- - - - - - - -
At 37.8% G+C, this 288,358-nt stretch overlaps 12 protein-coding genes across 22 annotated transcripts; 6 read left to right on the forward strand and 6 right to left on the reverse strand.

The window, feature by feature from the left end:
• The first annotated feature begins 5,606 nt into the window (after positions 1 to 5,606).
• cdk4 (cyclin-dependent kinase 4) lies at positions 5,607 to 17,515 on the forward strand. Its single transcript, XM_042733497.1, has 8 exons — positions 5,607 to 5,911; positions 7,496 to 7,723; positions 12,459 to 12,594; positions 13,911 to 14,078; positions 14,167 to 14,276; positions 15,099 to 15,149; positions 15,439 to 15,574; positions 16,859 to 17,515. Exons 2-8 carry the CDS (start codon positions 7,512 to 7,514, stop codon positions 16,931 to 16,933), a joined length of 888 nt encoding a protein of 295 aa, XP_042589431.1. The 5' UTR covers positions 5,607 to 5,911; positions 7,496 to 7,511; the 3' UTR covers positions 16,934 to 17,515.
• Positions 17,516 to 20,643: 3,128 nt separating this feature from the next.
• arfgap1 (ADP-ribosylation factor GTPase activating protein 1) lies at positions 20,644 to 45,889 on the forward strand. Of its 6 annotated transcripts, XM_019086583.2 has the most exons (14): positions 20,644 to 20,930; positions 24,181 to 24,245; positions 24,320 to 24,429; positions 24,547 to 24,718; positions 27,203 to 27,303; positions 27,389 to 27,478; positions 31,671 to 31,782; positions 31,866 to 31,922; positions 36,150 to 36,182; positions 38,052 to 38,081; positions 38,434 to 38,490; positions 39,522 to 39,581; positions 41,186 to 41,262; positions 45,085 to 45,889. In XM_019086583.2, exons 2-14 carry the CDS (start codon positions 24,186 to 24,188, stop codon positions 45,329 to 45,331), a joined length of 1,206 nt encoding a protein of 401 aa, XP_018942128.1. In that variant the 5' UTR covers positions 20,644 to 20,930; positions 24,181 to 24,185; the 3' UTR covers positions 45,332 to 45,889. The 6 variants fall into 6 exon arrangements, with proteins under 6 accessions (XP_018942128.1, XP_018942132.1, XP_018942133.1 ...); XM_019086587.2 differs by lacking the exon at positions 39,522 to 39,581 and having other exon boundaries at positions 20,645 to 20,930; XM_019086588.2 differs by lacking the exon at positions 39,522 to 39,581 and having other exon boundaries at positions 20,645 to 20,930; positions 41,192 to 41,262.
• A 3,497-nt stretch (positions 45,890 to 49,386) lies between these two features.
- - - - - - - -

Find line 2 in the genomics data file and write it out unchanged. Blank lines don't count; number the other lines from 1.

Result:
The window, feature by feature from the left end: